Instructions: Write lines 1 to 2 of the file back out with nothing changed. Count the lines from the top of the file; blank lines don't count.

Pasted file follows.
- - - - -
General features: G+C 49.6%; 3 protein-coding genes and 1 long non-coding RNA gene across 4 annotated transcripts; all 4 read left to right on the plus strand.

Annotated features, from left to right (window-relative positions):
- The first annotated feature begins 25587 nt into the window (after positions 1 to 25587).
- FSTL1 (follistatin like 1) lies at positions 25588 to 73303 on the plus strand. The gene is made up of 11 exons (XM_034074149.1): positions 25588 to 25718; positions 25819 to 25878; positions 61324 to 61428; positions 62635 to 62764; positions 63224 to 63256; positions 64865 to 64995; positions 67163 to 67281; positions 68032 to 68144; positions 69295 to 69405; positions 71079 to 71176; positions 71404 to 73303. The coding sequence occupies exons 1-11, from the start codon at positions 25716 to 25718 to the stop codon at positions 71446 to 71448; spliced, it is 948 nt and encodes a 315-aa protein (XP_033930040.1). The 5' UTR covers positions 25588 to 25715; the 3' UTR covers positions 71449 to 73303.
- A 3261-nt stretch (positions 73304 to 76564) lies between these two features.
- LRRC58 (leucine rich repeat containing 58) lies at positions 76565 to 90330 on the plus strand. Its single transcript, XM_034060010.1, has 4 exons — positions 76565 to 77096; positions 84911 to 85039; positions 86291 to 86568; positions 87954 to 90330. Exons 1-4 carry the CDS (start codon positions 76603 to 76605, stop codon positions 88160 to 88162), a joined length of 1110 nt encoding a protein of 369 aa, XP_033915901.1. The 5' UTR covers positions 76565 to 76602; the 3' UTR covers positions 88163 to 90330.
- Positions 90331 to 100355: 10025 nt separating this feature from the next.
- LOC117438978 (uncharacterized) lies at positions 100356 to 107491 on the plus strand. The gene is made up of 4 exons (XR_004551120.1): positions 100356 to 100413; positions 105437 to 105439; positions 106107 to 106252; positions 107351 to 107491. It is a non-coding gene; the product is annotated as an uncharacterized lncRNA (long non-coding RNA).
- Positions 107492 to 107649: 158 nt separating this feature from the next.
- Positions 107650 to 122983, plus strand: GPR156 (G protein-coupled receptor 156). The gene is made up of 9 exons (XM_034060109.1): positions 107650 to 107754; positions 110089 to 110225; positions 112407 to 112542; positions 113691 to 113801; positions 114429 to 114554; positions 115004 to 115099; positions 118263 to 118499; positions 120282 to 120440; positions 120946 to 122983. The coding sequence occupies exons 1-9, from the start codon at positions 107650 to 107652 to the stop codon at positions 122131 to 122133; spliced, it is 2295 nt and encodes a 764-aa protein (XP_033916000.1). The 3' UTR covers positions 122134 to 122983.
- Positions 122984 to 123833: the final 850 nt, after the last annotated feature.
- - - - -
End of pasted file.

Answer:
General features: G+C 49.6%; 3 protein-coding genes and 1 long non-coding RNA gene across 4 annotated transcripts; all 4 read left to right on the plus strand.

Annotated features, from left to right (window-relative positions):